The new center incorporates several major facilities, most featuring the names of the longtime professors who helped to build the department into what it is today:

—James C. Hannum Studio: television and audio production studios

—Donnie Rigby Stage: black box theater for drama performances

—Positive Life Radio: FM radio station

—Loren Dickinson Speech Classroom: “smart” wired classroom for teaching speech and presentation skills.

The Media Arts Center supports majors in speech communication; mass communication with concentrations in photojournalism, media and public relations/journalism. It bears little resemblance to the former studio in the old turn-of-the-century Administration Building, where the communications department was housed since 1972.

Planning for a new location began after a 1990 accreditation report advised changes to improve department facilities. A new facility was eventually included in the Faith in the Vision project, an $18 million campus improvement project launched in 2000.

Once the walls were up and the paint was dry, equipping the building presented an especially difficult challenge. “We had to locate high-quality equipment at budget prices,” says Jim Hannum, who retired last spring after 20 years of teaching media in the old facility, where he scavenged together a television studio with almost no funding.

The hard work that led to the new studio didn't just start with the 1990 accreditation report. It began before anyone had any clue that the communication field would take a digital turn. Tristan and more than 100 communication students owe their training to a team of excellent educators.

Donnie Rigby, faculty emirita, began teaching at WWC in 1961. During her 40-year career, Donnie directed more than 30 dramatic productions and created an academic program in drama, a first for an Adventist college. The drama program now enrolls 38 drama minors and presents three to six major drama productions every year.

James C. Hannum arrived in 1983 believing that WWC was a “mission field.” He put together the first television studio and video editing room. One of his final accomplishments was designing the new television studio.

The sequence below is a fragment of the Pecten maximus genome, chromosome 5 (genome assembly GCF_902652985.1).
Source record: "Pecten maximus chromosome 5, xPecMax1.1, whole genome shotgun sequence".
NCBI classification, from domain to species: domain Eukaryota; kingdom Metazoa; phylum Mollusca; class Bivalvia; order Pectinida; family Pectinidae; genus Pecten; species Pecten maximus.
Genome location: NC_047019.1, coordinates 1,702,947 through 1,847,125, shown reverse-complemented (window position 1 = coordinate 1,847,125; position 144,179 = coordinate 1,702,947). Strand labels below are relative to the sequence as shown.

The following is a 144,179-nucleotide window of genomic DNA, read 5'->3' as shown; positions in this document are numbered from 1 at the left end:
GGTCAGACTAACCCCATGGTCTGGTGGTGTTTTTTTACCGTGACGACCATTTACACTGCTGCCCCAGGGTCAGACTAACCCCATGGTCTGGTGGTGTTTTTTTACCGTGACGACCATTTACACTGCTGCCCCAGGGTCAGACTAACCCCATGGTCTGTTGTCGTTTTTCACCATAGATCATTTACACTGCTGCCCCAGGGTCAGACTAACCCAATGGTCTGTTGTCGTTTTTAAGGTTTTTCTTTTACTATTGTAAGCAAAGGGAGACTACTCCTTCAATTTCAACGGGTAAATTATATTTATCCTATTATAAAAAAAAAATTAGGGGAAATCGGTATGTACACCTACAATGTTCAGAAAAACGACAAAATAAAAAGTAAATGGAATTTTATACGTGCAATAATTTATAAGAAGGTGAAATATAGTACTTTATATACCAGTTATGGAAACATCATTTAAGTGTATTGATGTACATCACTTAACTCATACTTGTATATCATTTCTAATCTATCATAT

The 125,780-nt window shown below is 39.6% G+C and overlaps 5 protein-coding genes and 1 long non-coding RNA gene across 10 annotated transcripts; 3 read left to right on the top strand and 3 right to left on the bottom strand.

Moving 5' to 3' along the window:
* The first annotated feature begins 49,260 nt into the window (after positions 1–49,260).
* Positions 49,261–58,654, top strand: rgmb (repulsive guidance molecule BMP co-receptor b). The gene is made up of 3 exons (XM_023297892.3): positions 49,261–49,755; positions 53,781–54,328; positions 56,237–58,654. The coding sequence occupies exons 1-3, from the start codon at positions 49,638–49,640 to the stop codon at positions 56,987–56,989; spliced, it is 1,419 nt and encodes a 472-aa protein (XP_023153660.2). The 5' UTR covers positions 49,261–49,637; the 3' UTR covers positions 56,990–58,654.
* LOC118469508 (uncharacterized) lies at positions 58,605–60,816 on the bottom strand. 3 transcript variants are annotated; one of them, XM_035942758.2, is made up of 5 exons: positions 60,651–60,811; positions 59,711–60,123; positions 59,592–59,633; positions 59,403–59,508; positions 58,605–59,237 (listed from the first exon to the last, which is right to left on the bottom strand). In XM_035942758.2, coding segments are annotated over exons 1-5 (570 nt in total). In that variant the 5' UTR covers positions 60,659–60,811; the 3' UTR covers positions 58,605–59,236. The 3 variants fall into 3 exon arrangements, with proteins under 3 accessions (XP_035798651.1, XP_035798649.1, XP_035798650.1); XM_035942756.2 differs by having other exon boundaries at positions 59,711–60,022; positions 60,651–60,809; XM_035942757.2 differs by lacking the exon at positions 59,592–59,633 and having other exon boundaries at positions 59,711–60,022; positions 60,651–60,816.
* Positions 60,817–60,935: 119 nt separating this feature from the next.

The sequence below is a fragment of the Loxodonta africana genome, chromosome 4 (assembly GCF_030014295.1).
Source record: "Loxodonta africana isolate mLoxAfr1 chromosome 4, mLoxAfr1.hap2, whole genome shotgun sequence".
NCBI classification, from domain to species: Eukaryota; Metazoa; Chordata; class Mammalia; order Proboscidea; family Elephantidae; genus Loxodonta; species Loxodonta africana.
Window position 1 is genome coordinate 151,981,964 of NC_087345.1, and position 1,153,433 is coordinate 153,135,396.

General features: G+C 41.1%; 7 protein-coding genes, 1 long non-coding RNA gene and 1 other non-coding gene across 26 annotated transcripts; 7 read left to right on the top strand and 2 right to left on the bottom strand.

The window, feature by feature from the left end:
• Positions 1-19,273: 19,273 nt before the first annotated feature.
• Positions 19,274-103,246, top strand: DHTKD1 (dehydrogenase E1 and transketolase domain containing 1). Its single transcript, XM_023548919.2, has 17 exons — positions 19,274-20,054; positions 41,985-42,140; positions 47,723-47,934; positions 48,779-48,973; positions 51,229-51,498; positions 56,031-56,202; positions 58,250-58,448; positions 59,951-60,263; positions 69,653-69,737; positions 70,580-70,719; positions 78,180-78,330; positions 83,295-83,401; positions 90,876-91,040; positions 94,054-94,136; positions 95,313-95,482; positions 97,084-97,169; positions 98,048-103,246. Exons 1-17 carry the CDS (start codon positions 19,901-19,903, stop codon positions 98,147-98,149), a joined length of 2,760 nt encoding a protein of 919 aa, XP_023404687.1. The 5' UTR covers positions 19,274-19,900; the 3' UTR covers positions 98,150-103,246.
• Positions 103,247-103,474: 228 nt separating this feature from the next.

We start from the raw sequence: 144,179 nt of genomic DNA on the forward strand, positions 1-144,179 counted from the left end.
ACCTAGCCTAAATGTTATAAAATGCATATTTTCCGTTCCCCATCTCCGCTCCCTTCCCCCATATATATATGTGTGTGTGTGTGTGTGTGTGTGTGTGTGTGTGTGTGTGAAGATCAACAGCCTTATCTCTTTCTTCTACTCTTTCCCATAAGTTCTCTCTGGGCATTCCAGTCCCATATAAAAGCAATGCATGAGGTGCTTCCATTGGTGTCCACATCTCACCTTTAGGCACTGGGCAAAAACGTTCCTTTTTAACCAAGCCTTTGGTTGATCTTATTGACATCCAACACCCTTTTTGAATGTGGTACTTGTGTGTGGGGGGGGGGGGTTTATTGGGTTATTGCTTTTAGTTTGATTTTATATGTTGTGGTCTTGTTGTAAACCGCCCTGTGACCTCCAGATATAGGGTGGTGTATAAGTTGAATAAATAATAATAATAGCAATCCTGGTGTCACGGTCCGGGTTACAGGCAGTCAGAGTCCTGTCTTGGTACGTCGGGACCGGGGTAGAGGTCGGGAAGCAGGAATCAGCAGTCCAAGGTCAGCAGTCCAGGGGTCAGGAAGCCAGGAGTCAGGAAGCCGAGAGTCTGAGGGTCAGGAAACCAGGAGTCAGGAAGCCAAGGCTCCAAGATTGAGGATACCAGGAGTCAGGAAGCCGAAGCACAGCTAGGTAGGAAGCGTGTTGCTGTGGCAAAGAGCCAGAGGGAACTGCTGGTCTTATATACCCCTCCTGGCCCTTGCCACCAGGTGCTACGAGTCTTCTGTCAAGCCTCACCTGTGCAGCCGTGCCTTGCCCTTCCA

Loren Dickinson, professor emeritus, retired in 2000 after teaching at WWC for 38 years. He was the first department chair, taught speech and led many summer tours to London. The radio station he founded, KGTS-FM, has grown into Positive Life Radio, a network covering eastern Washington. KGTS-FM, under general manager Kevin Krueger’s leadership, employs 15 students in addition to a professional staff.

In addition to advancing the communication program at WWC, these professors mentored some of today's leaders in the department.

Tristan’s resume is shaping up. It includes a stint in England at Adventist World Radio, a summer internship shooting and editing several episodes of Escape, a show produced by Blue Mountain Television (BMTV), which won the coveted People’s Choice Award at the National Religious Broadcasters meeting in February. And he'll also add two years with Blue Mountain News.

The new digital countdown timer hits 6 p.m. on the set. Tristan has several ending rituals. He heads to the TV studio.

“Good job,” he congratulates hosts, guests and talent.

Tristan debriefs the anchors, hanging out in the newsroom, before heading across town to drop off the news tape at BMTV headquarters to be rebroadcast at 6:30 and 10 p.m.

Tristan Stone, who thought he was heading for electrical engineering with a specialty in audio, has found his niche in production. And he’s found the right place to hone his skills and build an enviable resume.

For more information, contact:

Dr. Pamela Maize Harris

WWC Communications Department

306 SW 4th St.

College Place, WA 99324

(509) 527-2843

comm@wwc.edu

or visit the Web site at

www.wwc.edu/academics/departments/communications/

April 01, 2004 / Feature